Kukla's Korner Hockey
Entries with the tag: cbc
from Luke Fox of Sportsnet,
Who was your toughest interview?
Grant Fuhr was exceptionally humble. You sweat a little if players have short answers. Grant was the [Stanley] Cup winner, the Canada Cup winner; he was right there as the goaltender. He was like a cowboy. He refused to take any credit for his performance or explain his performance. You loved that about him, but because he was the No. 1 star, it was a challenge.
Mostly I remember the good interviews. [Wayne] Gretzky was at the forefront. Scotty Bowman has a fascinating stream of consciousness. Dino Ciccarelli was stunningly great. Tony McKegney. Steve Konroyd was a tremendous interview, a surprise.
Do hockey players get a bad rap for being too cliché or too safe in interviews?
It’s changed. I feel like Sidney Crosby is just like Gretzky—same love of the game. He has hockey card collections and an unbelievable reservoir of stories. But I think social media has scared him off. The new player is just terrified of making a misstep, and it’s in perpetuity. It’s there, and it’s distributed. It has shackled the player of today.
The way we do interviews has changed. We used to bring Wayne into the studio, drape a towel over him, and it was a controlled setting. You didn’t feel like you were being overheard. Most of the interviews are conducted in a public forum now—in a hallway, on the ice in front of other players. Guys are wary of being overheard. They don’t want to be laughed at. A sit-down interview is much the preferred forum, like what we’re having.
Funding shortfalls and revenue losses have forced CBC/Radio-Canada to cut $130 million from its budget this year, a move that will eliminate 657 jobs over the next two years and take the network out of competing for the rights to broadcast professional sports, the public broadcaster announced on Thursday.
CBC said it could no longer compete against private broadcasters that have specialty sports channels and multiple media platforms. The result will mean fewer sporting events will be covered, including amateur sports. But the CBC will still compete for sporting events of national significance, like the Olympics.
From Bob Padecky of the Post-Democrat:
It was Aug. 30, the night before it happened. Wade Belak was vamping in front of the mirror, that’s what Kim Navarro remembered. The music was on in her Toronto hotel room. Choreographer Rene Roca was selecting tunes for Belak and Navarro, who would be competing in “Battle of the Blades,” Canada’s ice skating version of “Dancing With The Stars.” Belak, who played in the NHL for 14 years, stood in front of the mirror, striking poses, working it, wiggling this, shaking that, grinning, creating quite a profile for someone 6-foot-5.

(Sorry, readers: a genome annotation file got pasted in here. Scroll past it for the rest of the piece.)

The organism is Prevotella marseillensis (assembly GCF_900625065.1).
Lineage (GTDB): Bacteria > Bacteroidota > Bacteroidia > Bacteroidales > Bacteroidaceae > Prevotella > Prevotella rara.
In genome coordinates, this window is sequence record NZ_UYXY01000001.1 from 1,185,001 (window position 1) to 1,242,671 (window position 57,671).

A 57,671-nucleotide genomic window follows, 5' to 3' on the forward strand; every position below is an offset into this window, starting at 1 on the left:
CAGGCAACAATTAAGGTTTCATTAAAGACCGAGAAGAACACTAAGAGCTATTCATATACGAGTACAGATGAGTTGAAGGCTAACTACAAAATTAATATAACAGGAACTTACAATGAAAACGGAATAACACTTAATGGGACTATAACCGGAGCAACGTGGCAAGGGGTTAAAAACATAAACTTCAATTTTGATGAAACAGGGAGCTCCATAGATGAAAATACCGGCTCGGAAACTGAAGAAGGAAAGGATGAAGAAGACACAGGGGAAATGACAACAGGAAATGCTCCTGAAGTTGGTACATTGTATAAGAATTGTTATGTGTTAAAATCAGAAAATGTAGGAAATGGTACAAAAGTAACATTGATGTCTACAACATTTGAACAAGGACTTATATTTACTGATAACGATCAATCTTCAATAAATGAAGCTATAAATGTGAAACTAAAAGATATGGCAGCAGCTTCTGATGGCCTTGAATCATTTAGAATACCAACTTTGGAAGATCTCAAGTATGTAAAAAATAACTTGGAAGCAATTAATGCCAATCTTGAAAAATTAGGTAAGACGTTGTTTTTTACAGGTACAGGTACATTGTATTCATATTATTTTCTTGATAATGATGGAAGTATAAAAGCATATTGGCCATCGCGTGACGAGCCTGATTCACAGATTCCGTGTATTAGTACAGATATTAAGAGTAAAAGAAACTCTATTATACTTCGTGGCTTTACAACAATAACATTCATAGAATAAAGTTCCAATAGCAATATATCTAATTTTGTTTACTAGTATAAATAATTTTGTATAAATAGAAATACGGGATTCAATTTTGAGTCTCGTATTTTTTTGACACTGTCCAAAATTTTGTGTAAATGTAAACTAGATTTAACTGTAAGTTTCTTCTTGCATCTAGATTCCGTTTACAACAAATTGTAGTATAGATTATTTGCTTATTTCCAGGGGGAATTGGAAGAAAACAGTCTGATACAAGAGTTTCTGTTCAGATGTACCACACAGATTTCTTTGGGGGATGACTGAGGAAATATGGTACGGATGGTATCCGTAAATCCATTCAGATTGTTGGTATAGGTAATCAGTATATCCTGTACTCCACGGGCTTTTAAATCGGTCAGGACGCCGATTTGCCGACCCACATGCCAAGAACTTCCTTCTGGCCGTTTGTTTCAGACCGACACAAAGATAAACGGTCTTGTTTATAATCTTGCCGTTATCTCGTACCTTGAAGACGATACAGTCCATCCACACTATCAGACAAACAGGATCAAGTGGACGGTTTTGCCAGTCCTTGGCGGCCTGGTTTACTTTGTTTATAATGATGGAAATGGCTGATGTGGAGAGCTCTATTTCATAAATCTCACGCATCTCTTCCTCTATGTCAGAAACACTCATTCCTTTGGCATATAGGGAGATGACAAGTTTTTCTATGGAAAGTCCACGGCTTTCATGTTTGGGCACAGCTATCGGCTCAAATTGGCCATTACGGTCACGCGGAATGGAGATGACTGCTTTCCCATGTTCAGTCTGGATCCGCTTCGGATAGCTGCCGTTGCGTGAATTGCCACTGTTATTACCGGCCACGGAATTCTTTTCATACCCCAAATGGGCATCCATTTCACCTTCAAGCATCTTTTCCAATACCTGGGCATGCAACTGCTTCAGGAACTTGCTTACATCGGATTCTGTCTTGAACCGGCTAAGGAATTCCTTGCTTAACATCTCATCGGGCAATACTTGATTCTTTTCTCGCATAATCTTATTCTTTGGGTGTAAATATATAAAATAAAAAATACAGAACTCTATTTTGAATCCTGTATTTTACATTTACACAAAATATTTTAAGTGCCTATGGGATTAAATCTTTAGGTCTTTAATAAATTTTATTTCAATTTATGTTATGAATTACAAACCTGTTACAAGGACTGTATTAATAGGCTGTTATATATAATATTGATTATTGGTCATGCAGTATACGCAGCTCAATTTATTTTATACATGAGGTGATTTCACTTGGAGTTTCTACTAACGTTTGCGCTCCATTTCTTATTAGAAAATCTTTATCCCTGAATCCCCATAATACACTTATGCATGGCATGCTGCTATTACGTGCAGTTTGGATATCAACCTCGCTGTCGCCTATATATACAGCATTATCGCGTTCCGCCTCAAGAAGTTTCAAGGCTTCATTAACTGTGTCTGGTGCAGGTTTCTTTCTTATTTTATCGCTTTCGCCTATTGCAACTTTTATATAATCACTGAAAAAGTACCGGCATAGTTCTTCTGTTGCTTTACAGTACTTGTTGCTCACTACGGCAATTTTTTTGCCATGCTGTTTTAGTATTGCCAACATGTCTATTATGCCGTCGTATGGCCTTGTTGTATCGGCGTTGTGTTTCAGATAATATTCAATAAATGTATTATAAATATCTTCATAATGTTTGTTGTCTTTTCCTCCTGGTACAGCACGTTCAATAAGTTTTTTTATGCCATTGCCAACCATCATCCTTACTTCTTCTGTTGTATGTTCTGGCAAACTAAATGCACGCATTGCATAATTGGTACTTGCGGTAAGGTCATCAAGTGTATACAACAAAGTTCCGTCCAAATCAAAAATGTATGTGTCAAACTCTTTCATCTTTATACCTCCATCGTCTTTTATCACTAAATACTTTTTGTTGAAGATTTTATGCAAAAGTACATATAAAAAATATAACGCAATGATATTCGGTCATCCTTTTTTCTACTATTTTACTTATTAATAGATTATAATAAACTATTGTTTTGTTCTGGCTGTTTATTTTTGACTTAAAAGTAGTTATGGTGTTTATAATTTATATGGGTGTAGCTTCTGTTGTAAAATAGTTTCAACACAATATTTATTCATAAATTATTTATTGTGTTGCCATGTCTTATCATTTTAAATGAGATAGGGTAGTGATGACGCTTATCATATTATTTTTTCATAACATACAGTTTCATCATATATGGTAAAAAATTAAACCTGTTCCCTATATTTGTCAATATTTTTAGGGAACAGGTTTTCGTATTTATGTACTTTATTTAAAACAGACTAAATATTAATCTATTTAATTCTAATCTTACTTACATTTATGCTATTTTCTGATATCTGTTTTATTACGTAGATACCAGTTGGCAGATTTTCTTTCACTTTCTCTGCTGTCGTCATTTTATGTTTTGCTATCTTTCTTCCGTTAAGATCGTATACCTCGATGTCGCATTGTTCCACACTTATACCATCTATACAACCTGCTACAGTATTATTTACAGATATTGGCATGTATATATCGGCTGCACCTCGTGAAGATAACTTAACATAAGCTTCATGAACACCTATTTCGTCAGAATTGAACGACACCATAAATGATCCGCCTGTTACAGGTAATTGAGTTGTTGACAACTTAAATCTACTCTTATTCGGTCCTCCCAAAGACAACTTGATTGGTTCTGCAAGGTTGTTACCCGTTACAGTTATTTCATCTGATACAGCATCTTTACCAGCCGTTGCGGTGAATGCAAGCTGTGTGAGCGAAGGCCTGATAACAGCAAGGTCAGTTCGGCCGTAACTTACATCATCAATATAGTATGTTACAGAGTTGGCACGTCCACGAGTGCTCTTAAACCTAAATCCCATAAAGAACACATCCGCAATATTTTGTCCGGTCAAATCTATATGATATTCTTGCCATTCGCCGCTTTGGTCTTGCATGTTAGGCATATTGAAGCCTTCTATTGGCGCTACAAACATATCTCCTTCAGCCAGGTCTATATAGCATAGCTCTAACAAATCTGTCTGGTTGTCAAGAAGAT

“Rene fell out of her chair, she was laughing so hard,” said the 1999 El Molino grad. “He was hilarious.”
A couple hours later, energy evaporated, Belak said goodbye. Navarro will never forget his words.
More than 300 of the NHL’s regular season contests will be televised by the League’s national broadcast partners during the 2011-12 season.
The League unveiled the national television schedule for the upcoming season Thursday, highlighted by the 2011 Compuware NHL Premiere games and a Friday matinee on NBC the day after Thanksgiving.
Press release from the NHL is below:
Playoff Series Rounds, Stanley Cup Final Series and Vancouver-Boston Game 7 All set new network highs. On television and on-line, Canadians watched hockey in record numbers this playoff season on CBC.
On air, ratings data from the Bureau of Broadcast Measurement (BBM) show CBC’S HOCKEY NIGHT IN CANADA’s coverage of the 2011 NHL playoffs has shattered all previous records for post-season audiences. From the four playoff series, to the Stanley Cup Final, to the Vancouver/Boston Game 7 showdown, this year’s playoff run truly was one for the record books.
CBC’S HOCKEY NIGHT IN CANADA - Stanley Cup Final – Vancouver/Boston*
• Average audience of 6.15 million viewers, up 98% compared to the 2009/10 Stanley Cup Final.
• Marks the highest Stanley Cup Final average since TV metered measurement (originally set by 2004 average of 3.73 million, a difference of 65%).
CBC’s ratings info: